The plugin works by constructing a heavily commented SQL query and then redirecting the user to a page that executes that query. It deliberately makes the query visible, in the hope that technical users might be able to spot if the SQL looks like it’s doing the right thing.

Every page like this in Datasette has a URL that can be shared. Users can share that link with their team members to get a second pair of eyes on the query.

Scraping data with shot-scraper

An earlier speaker at the conference had shown the Champaign County property tax database compiled from FOIA data by CU-CitizenAccess at the University of Illinois in Urbana-Champaign.

Champaign County Property Tax Database (Tax Year 2023) Source: Champaign County Assessment Office (released via Freedom of Information Act) Type in the search bar to search all Champaign County properties by owner name, which the county chose to not allow its residents to do.


The interactive search tool is published using Flourish. If you open it in the Firefox DevTools console you can access the data using

Screenshot of the Firefox DevTools console - the object contains a rows key with an array of 78,637 items.


My shot-scraper tool provides a mechanism for scraping pages with JavaScript, by running a JavaScript expression in the context of a page using an invisible browser window.

Screenshot of a terminal window. I've run the shot-scraper command to get back a 17MB JSON file.


shot-scraper javascript \
  '' \
  'window.[_Flourish_dataset]' \
  > /tmp/data.json

This gave me a 17MB JSON file, in the following shape:

        "columns": [
            "LUTH, KATHRYN M TRUST",
            "526 COUNTY ROAD 2400 E",
            "BROADLANDS, IL 61816-9733",

I used jq to convert that into an array of objects suitable for importing into Datasette:

cat data.json| jq 'map({
    "Owner Name": .columns[0],
    "Site Address 1": .columns[1],
    "City and Zip": .columns[2],
    "Parcel Number": .columns[3],
    "Farm Land": .columns[4],
    "Total Assessed Value": .columns[5],
    "Home Owner Exemption": .columns[6],
    "Gross Acreage": .columns[7]
})' > cleaned.json

Which produced a file that looked like this:

    "Owner Name": "LUTH, KATHRYN M TRUST",
    "Site Address 1": "526 COUNTY ROAD 2400 E",
    "City and Zip": "BROADLANDS, IL 61816-9733",
    "Parcel Number": "013506100001",
    "Farm Land": 110070,
    "Total Assessed Value": 250870,
    "Home Owner Exemption": "Y",
    "Gross Acreage": 147.26

Then I pasted that into the same tool as before—it accepts JSON in addition to CSV and TSV:

Pasting that data in to create a table called Champaign_County_Property_Tax_Database


I used datasette-configure-fts to make it searchable by owner name:

Configure full-text search for data.db in the Champaign_County_Property_Tax_Database table. I've selected Owner Name - there is a Configure search across these columns button at the bottom of the page.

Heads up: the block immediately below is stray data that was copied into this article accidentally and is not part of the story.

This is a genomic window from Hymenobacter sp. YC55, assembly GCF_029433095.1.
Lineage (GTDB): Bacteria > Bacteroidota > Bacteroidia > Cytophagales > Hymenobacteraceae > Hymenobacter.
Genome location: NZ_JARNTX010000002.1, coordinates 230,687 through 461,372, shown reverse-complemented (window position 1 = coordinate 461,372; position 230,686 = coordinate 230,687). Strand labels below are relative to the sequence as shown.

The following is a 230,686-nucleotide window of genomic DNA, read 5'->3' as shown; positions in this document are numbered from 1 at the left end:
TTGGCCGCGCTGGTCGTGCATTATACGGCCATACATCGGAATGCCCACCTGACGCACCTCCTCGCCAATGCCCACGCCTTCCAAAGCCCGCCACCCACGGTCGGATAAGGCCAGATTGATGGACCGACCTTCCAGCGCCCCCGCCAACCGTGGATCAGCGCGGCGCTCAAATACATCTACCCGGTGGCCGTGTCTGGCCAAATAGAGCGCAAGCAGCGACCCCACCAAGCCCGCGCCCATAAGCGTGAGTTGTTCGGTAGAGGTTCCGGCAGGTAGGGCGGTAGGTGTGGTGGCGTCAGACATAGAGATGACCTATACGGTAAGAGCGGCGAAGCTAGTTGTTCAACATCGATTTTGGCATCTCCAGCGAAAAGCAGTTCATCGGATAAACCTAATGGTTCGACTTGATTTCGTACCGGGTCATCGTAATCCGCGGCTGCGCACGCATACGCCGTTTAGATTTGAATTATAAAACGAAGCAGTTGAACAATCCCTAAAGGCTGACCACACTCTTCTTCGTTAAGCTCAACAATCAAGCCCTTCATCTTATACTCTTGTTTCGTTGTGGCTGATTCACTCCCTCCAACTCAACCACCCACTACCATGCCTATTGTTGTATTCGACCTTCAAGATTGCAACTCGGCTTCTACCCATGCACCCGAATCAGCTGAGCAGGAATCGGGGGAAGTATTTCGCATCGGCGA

And now I can search for “john”, order by Total Assessed Value and figure out who the richest John in Champaign County is!

The tax table with a search for "john", showing 604 matching rows


Enriching data in a table

My next demo involved Datasette Enrichments, a relatively new mechanism (launched in December) providing a plugin-based mechanism for running bulk operations against rows in a table.

Selecting the “Enrich selected data” table action provides a list of available enrichments, provided by a plugin.

Select an enrichment:  Construct a string using Jinja: Execute a template using Jinja and store the result, Al analysis with OpenAI GPT: Analyze data using OpenAI's GPT models, Regular expressions: Run search-and-replace or extract data into new columns using regular expressions, OpenCage geocoder: Geocode to latitude/longitude points using OpenCage, Text embeddings with OpenAI: Calculate and store text embeddings using OpenAI's API


Datasette Cloud is running the following enrichment plugins:

The geocoder plugin uses the OpenCage geocoder API to populate latitude and longitude columns from address data.

The address is provided as a template using values from columns in the table:

Enrich data in Champaign_County Property Tax Database. 684 rows selected where search matches "john" and Site Address 1 is not blank sorted by Total Assessed Value descending. to latitude/longitude points using OpenCage. Geocode input: {{ Owner Name }} {{ Site Address 1 }} {{ City and Zip }} {{ Parcel Number }}. Checkbox for Store JSON in a column. API key input: Your OpenCage API key. Button: Enrich data


I ran the geocoder... and a few seconds later my table started to display a map. And the map had markers all over the USA, which was clearly wrong because the markers should all have been in Champaign County!

The table page now shows a map, with 44 markers on the correct county but another dozen scattered almost randomly across the rest of the country.


Why did it go wrong? On closer inspection, it turns out quite a few of the rows in the table have a blank value for the “City and Zip” column. Without that, the geocoder was picking other places with the same street address.

The fix for this would be to add the explicit state “Illinois” to the template used for geocoding. I didn’t fix this during the talk for time reasons. I also quite like having demos like this that don’t go perfectly, as it helps illustrate the real-world challenges of working with this kind of data.

I ran another demo of the AI query assistant, this time asking:

who is the richest home owner?

It built me a SQL query to answer that question. It seemed to do a good job:

-- Find the home owner with the highest total assessed value. select "Owner Name", "Total Assessed Value" from "Champaign_County_Property_Tax_Database" order by "Total Assessed Value" desc limit 1; Owner Name: THE CARLE FOUNDATION, Total assessed value: 51095990


Command-line tools for working with LLMs

I switched away from Datasette to demonstrate my other main open source project, LLM. LLM is a command-line tool for interacting with Large Language Models, based around plugins that make it easy to extend to support different models.

Since terrible Haikus were something of a theme of the event already (I wasn’t the first speaker to generate a Haiku), I demonstrated it by writing two more of them: